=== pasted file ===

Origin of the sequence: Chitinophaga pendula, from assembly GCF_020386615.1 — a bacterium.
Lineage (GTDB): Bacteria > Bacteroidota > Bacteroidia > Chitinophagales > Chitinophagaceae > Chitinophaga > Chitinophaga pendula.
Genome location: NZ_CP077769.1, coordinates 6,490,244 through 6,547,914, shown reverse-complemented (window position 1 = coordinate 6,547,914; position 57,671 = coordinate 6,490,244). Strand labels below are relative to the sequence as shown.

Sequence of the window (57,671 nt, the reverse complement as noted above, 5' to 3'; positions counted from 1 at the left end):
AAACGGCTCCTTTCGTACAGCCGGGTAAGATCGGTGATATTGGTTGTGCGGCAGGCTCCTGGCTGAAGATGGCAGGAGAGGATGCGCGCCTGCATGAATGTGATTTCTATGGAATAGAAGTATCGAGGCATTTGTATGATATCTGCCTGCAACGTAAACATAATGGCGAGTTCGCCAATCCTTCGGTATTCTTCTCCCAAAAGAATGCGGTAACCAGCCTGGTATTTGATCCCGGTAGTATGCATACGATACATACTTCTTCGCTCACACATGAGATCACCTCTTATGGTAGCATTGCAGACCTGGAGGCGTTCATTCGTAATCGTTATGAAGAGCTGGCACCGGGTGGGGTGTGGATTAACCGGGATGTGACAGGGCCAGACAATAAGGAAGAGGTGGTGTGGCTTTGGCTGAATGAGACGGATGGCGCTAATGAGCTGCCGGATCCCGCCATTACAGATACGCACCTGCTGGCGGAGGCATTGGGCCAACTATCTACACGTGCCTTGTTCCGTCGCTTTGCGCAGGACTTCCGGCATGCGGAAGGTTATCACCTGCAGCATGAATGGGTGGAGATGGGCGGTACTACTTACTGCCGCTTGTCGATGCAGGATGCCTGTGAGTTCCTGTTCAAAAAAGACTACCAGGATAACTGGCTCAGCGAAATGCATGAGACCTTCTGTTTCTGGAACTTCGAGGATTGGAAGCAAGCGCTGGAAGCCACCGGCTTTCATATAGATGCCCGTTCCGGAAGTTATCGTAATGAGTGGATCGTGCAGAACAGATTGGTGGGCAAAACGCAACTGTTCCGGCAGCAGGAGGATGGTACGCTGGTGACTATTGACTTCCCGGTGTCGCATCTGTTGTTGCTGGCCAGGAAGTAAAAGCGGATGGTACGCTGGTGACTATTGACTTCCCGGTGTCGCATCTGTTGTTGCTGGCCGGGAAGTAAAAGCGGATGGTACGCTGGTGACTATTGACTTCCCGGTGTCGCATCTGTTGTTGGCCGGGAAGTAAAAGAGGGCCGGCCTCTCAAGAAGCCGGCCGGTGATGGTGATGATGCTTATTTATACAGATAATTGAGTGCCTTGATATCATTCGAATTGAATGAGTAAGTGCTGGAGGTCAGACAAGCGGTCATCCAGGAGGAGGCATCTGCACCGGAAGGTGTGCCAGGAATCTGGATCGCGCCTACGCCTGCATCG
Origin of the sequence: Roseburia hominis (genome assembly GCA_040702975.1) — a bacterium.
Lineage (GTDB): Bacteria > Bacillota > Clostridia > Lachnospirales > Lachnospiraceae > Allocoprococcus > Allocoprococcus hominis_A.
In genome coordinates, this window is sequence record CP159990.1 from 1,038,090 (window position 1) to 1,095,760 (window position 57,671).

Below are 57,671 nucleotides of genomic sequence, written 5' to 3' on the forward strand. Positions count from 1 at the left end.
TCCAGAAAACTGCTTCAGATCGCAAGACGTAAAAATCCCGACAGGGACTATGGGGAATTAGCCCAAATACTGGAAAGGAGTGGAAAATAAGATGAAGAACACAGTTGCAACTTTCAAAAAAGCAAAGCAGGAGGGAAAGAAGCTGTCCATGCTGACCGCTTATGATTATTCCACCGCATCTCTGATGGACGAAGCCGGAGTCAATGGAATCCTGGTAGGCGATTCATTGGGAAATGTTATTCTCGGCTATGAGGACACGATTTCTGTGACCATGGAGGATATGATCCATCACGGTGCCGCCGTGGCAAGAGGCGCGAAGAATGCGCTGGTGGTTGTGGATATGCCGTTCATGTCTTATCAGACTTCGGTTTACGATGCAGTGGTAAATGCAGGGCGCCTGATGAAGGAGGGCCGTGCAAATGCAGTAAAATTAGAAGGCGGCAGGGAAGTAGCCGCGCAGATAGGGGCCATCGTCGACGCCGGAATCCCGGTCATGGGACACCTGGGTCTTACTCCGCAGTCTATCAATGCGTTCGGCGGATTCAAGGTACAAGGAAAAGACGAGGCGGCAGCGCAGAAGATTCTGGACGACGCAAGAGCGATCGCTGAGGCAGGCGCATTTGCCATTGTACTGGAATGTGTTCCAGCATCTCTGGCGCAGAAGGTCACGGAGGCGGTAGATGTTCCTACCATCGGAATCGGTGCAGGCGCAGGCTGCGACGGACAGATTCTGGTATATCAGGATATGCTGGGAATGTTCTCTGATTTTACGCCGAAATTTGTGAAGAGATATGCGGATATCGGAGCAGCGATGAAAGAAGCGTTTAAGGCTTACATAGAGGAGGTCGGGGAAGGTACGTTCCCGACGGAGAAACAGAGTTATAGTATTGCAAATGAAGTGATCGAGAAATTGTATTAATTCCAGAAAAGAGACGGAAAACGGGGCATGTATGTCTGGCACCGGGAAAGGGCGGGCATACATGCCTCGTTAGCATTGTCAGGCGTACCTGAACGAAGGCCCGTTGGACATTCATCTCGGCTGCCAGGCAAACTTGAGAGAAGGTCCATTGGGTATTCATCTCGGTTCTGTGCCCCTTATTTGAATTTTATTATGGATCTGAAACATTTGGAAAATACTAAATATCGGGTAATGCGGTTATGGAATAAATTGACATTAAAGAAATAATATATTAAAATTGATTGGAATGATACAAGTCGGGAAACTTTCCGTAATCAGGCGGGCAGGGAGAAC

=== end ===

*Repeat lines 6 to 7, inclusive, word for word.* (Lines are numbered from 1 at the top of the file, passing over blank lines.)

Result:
Origin of the sequence: Roseburia hominis (genome assembly GCA_040702975.1) — a bacterium.
Lineage (GTDB): Bacteria > Bacillota > Clostridia > Lachnospirales > Lachnospiraceae > Allocoprococcus > Allocoprococcus hominis_A.